Delaware– scrapple
A down-home favorite across the Mid-Atlantic region, scrapple is one of those foods that’s best eaten without reading the ingredients list. Try their products at the Delaware State Fair (www.delawarestatefair.com) in the town of Harrington.

Florida– key lime pie
Florida produces some 80% of the United States’ citrus products, and the tiny key limes of the Florida Keys are among the tastiest. Key lime pie, a concoction of key lime juice and condensed milk with a meringue topping, is a specialty of the house restaurants across South Florida. The version at the Key Largo Conch House (www.keylargocoffeehouse.com) is hard to beat.

Georgia– Coca-Cola
Sure, you can get the world’s most popular soft drink anywhere from Kazakhstan to Timbuktu. Somehow, it just tastes best straight from the source: Atlanta, where pharmacist John Pemberton invented Coke as a ‘nerve tonic’ back in 1886. Get your souvenir bottle at the World of Coca-Cola Museum (www.worldofcoca-cola.com), where you can also taste the 60-odd Coke brand soft drinks sold around the world.

Hawaii– Spam musubi
A perfect representation of Hawaii’s East-meets-West culture, this ubiquitous snack food consists of a slab of grilled Spam on a block of sushi rice, all wrapped up with a strip of nori (dried seaweed). Eat it like the locals, and grab one for breakfast before a morning of surfing.

Idaho– huckleberries
Tasting like a slightly tarter blueberry, the huckleberry grows wild across the Northwest and Rocky Mountains. Try it in pie, or– if the berries are in season– down one of the famous huckleberry milkshakes at the Victor Emporium (www.victoremporium.com) in tiny Victor, Idaho, near the Wyoming border.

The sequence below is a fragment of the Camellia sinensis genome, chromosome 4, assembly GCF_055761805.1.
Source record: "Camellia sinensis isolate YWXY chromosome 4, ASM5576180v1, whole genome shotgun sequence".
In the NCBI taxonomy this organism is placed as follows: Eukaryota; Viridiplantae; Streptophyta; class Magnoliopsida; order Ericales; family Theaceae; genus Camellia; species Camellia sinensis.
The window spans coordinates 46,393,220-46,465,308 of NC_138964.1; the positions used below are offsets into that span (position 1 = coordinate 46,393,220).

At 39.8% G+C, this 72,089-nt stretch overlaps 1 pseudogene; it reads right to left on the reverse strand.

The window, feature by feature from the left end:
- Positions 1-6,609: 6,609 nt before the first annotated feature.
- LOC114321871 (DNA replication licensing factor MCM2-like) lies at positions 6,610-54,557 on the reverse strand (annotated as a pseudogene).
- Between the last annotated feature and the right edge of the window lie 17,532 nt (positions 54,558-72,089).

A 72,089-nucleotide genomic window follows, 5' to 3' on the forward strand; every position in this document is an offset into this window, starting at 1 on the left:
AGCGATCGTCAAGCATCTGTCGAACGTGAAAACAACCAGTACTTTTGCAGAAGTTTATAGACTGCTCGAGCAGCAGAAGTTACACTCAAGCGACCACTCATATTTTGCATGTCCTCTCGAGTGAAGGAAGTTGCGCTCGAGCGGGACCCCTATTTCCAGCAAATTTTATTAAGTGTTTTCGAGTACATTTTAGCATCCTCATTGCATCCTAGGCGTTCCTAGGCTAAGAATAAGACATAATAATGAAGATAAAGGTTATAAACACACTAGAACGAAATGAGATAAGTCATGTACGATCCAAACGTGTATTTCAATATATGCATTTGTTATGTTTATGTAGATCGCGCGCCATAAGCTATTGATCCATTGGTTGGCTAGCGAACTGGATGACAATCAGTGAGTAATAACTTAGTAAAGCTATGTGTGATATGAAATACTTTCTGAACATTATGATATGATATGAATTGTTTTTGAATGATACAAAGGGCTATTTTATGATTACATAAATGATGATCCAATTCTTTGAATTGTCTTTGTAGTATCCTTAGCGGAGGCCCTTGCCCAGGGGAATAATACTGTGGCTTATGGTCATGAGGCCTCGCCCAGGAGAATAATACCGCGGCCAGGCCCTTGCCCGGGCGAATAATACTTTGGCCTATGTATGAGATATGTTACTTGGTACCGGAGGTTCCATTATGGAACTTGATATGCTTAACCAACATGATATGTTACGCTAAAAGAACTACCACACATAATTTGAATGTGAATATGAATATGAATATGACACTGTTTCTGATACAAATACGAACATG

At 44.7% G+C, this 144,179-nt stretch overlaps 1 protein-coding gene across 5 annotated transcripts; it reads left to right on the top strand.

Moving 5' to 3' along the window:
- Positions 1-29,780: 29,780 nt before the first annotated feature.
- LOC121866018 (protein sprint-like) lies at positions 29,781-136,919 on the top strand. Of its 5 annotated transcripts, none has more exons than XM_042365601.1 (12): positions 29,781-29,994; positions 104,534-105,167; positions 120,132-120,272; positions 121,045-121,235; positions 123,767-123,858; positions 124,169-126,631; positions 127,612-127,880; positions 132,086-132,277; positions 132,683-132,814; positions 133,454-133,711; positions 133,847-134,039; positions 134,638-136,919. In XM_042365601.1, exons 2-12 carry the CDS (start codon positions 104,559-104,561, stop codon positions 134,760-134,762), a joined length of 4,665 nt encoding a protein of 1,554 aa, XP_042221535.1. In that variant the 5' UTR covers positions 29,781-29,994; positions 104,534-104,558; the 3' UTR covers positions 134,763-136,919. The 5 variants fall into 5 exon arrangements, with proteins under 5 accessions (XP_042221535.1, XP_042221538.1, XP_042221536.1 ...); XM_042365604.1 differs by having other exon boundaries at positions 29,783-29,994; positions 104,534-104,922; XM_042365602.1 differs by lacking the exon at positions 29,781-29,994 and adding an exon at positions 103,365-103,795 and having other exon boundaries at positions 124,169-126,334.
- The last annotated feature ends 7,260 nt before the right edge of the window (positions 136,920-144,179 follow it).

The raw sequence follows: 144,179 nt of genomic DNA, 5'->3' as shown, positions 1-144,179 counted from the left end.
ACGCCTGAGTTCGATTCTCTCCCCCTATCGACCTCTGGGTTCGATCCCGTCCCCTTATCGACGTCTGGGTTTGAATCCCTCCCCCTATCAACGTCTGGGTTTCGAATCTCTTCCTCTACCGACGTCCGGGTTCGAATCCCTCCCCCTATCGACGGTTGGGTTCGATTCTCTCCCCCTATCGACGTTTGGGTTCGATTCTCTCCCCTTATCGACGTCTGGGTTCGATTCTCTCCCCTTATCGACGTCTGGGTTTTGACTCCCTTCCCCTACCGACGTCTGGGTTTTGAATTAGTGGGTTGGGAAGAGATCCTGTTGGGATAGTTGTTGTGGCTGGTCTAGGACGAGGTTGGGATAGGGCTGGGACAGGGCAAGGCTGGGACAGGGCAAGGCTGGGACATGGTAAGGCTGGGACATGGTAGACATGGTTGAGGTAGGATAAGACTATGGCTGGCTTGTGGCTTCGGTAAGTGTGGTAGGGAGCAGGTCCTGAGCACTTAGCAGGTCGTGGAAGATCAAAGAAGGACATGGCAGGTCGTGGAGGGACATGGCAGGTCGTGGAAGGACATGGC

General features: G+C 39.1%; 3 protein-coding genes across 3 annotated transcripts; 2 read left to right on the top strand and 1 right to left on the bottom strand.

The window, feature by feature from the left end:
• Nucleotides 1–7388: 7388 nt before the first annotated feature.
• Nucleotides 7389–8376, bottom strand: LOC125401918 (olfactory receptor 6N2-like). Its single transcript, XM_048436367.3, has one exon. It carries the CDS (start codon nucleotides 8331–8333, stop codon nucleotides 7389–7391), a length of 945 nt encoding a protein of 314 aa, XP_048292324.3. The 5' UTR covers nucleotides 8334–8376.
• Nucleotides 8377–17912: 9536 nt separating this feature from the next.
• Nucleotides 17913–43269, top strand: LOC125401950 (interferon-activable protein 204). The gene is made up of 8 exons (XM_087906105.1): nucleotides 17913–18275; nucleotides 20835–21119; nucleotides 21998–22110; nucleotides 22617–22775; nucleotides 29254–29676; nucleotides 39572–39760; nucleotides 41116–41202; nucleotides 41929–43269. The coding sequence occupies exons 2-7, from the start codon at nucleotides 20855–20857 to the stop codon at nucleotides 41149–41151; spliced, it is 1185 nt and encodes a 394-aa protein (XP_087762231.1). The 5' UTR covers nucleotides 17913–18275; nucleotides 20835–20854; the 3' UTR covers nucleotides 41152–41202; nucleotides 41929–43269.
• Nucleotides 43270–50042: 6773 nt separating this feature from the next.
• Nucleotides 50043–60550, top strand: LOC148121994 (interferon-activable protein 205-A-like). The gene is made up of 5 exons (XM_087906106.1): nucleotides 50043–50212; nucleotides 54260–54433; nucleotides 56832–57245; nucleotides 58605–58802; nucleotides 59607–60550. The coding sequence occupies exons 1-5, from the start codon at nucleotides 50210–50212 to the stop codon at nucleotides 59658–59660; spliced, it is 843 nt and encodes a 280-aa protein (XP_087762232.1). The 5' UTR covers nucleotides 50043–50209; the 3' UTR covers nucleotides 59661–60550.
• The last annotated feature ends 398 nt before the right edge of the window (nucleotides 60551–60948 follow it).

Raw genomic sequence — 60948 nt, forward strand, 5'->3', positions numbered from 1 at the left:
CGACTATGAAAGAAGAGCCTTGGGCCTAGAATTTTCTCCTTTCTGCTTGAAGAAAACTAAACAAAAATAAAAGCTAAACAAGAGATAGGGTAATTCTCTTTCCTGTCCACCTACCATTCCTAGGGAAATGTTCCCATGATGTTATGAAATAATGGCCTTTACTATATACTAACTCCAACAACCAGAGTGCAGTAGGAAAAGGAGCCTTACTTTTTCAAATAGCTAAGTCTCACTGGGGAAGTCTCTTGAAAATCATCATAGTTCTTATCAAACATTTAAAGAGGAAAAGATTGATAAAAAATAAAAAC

Illinois– Chicago-style hot dog
No one’s clear on the hot dog’s origins, Chicagoans claim the wiener was invented at the 1893 World’s Fair. Whether or not this is true, Chicago certainly has one of the best regional variations of the ballpark favorite. Order one ‘dragged through the garden’ (peppers, tomato, onions, pickles, celery salt, and mustard– no ketchup) at Hot Doug’s (www.hotdougs.com).

Indiana– pork tenderloin sandwich
Like much of the Midwest, the Hoosier state loves its pork. The finest expression of this love is the pork tenderloin sandwich, a deep-fried slab of pork loin on a bun, the edges of the meat far overhanging the edges of the bun. Devour one in your car at the Mug ‘N’ Bun (www.mug-n-bun.com) drive-in near the Indianapolis Motor Speedway.

Iowa– loose meat sandwich
Ground beef. No sauce. Try one at any location of Maid-Rite (maid-rite.

Kansas– popcorn
Americans eat some 42 quarts of popcorn a year, much of it produced in the breadbasket state of Kansas. Crunch on some homegrown snacks at Schlaegel’s Homegrown Popcorn (www.popcorngifts.net) in Whiting.